The ICE municipal yield curve showed yields rise as much as eight basis points: to 0.26% (+8) in 2022 and 0.33% (+8) in 2023. The 10-year at 1.13% (+5) and the 30-year yield at 1.55% (+3) at the 4 p.m. read.
The IHS Markit municipal analytics curve was cut by three to five basis points: 0.22% (+3) in 2023 and 0.33% (+5) in 2024. The 10-year at 1.09% (+5) and the 30-year at 1.57% (+5) as of a 4 p.m. read.
Bloomberg BVAL was saw three to four basis point cuts to scales: 0.22% (+2) in 2022 and 0.29% (+2) in 2023. The 10-year at 1.11% (+3) and the 30-year at 1.57% (+4) at 4 p.m. read.
Treasuries saw continued losses while equities were mixed.
The five-year UST was yielding 1.47%, the 10-year yielding 1.724%, the 20-year at 2.111% and the 30-year Treasury was yielding 2.08% at the close. The Dow Jones Industrial Average was down 170 points, or 0.47%, the S&P was up 0.32% while the Nasdaq lost 0.13% at the close.
More aggressive rate hike path
St. Louis Fed President Bullard on Thursday also advocated “additional steps as necessary to control inflation, including allowing passive balance sheet runoff, increasing the policy rate, and adjusting the timing and pace of subsequent policy rate increases.”
The Federal Open Market Committee meeting minutes suggested officials can envision a more aggressive rate hiking path.
But the labor market is the other highlight of the week.
Wednesday’s “unambiguously strong” ADP report and the initial jobless claims report suggest “the labor market ended 2021 on a strong note, and there remains very strong demand for workers,” said Scott Ruesterholz, a portfolio manager at Insight Investment.
Despite the ADP data “largely reflect[ing] activity prior to Omicron,” he said, “the labor market has recovered markedly and is on track to return to the pre-COVID 3.5% unemployment rate this year, which will enable the Fed to commence a rate hiking cycle by midyear.”
While Omicron could hit the January numbers, Ruesterholz said, any impact from the variant should be “short-lived.”
Others agree. “The year ahead promises to be another one of extremely tight labor markets (especially in the U.S.), where we expect wages to continue their sharp climb as businesses bid for workers,” said James Solloway, chief market strategist at SEI’s Investment Management Unit.
The biggest challenge for the Federal Reserve going forward, he said, will be finding “the proper balance between having an economy run above its long-term potential in the interests of achieving full and inclusive employment versus the need to lean against inflation pressures that are starting to look more entrenched.”
Initial jobless claims grew to 207,000 in the week ended Jan. 1 from an upwardly revised 200,000 the week before, while continuing claims climbed to 1.754 million in the week ended Dec. 25 from 1.718 million a week earlier.
Despite the uptick, claims are near the lowest levels in decades, said Mark Hamrick, senior economic analyst at Bankrate. “This suggests workers can be reasonably confident about job security and an upbeat employment outlook for this year.”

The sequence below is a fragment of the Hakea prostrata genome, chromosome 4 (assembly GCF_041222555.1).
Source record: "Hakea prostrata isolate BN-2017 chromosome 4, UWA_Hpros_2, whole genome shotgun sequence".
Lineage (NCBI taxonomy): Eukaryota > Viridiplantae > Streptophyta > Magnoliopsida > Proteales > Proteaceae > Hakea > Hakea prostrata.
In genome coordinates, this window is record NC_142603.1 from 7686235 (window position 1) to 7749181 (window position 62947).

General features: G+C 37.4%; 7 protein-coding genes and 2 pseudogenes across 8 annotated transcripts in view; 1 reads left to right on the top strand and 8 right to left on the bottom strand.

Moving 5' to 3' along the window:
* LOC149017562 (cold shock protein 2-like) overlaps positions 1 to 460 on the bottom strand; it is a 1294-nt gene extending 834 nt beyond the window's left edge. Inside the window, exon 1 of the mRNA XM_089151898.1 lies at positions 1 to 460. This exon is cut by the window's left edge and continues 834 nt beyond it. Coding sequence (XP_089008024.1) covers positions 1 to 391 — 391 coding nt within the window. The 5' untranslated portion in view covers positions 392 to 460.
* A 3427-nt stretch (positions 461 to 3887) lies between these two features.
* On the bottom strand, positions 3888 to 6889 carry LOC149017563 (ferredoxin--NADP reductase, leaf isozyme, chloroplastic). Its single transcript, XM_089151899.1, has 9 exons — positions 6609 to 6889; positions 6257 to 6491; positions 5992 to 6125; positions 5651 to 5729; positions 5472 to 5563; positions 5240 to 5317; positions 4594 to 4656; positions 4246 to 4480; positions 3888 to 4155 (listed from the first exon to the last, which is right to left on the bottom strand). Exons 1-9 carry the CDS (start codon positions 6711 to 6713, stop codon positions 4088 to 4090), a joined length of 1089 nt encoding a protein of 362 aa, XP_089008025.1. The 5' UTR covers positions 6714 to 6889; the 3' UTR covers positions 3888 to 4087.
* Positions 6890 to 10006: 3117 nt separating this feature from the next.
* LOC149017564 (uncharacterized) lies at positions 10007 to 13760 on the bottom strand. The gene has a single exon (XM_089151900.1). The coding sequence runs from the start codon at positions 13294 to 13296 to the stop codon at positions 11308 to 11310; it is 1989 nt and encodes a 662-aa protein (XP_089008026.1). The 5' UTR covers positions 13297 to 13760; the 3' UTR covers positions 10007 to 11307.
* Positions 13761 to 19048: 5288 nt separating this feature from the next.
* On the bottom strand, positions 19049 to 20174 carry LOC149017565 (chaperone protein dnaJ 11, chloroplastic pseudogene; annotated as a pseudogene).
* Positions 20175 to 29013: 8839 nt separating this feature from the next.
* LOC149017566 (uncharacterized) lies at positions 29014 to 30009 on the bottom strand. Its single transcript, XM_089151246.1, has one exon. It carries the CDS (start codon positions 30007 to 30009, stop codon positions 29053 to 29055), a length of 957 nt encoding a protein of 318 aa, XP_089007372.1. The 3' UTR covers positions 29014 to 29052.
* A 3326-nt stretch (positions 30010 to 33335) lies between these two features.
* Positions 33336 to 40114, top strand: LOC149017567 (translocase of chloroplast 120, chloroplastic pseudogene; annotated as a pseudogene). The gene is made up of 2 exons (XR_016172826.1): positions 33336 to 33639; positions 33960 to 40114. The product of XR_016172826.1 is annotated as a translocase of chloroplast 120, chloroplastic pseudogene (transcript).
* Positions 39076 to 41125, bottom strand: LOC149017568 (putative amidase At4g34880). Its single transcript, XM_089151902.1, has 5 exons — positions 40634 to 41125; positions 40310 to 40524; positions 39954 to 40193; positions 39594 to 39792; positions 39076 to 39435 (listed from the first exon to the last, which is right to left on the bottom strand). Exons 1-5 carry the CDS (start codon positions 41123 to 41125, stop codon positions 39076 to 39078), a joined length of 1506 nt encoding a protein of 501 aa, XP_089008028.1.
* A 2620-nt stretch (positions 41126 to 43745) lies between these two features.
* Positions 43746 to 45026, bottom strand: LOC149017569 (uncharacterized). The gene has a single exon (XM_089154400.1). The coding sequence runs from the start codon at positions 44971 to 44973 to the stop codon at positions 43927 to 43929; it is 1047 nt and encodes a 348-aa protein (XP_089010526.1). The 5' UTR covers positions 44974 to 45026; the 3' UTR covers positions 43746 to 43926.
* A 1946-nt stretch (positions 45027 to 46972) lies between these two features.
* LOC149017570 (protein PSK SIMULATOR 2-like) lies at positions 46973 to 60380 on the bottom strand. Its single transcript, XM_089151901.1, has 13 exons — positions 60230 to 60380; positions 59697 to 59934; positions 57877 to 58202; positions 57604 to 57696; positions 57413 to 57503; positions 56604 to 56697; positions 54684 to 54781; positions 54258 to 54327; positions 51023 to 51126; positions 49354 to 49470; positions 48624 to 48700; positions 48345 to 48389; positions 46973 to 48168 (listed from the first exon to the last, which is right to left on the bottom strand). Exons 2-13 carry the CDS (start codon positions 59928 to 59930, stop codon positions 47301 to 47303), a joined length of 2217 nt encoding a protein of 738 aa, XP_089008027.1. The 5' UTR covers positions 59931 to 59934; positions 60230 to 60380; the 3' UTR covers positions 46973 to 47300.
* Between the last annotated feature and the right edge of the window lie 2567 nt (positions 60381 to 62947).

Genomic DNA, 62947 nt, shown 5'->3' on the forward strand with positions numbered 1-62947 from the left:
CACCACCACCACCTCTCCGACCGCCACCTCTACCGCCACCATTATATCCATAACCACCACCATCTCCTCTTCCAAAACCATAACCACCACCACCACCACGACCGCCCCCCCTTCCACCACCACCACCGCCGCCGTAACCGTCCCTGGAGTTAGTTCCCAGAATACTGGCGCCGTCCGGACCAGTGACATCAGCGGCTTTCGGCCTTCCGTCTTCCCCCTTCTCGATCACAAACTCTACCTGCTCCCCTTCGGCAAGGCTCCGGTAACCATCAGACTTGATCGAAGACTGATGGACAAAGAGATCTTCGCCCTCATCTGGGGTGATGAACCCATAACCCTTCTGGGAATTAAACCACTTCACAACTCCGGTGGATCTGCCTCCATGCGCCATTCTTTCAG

The biggest labor market issues, he said, are whether employers will be able to find workers and how many people will return to the workforce.
The Institute for Supply Management’s December services survey suggested slower growth in the economy, with prices climbing higher.
The services PMI dropped to 62.0 in December from 69.1 in November, while the business activity/production index declined to 67.6 from 74.6.
Economists polled by IFR Markets expected the PMI to fall to 66.8.
The prices index rose to 82.5 from 82.3, “just spitting-distance from an all-time high,” said Wells Fargo Securities Senior Economist Tim Quinlan and Economist Shannon Seery. “New orders and activity softened as the Omicron surge began to bite into service sector activity.”
Omicron was also cited by Berenberg Capital Markets Chief Economist for the U.S. Americas and Asia Mickey Levy. “The Omicron variant-driven surge in COVID-19 cases is likely to further curtail services sector business activity in the near term as consumers adjust their consumption patterns in response,” he said.
Also released Thursday, the international trade deficit rose to a near-record $80.2 billion in November from $67.2 billion in November, “practically reversing the sharp narrowing in the deficit a month earlier,” Quinlan and Seery said. “Strong imports continue to reflect the more robust recovery in the United States but are also a sign of incremental improvement in easing supply chain constraints.”
Economists had expected a $70.0 billion shortfall.
Separately, factory orders jumped 1.6% in November after a 1.2% rise in October, while excluding transportation orders gained 0.8% after a 1.5% increase.
Economists expected orders to grow 1.3%.
It will be difficult to duplicate 2021’s success in 2022, and all signals point to a considerably tougher year ahead for munis due to slightly higher rates and richer ratios, according to Barclays PLC.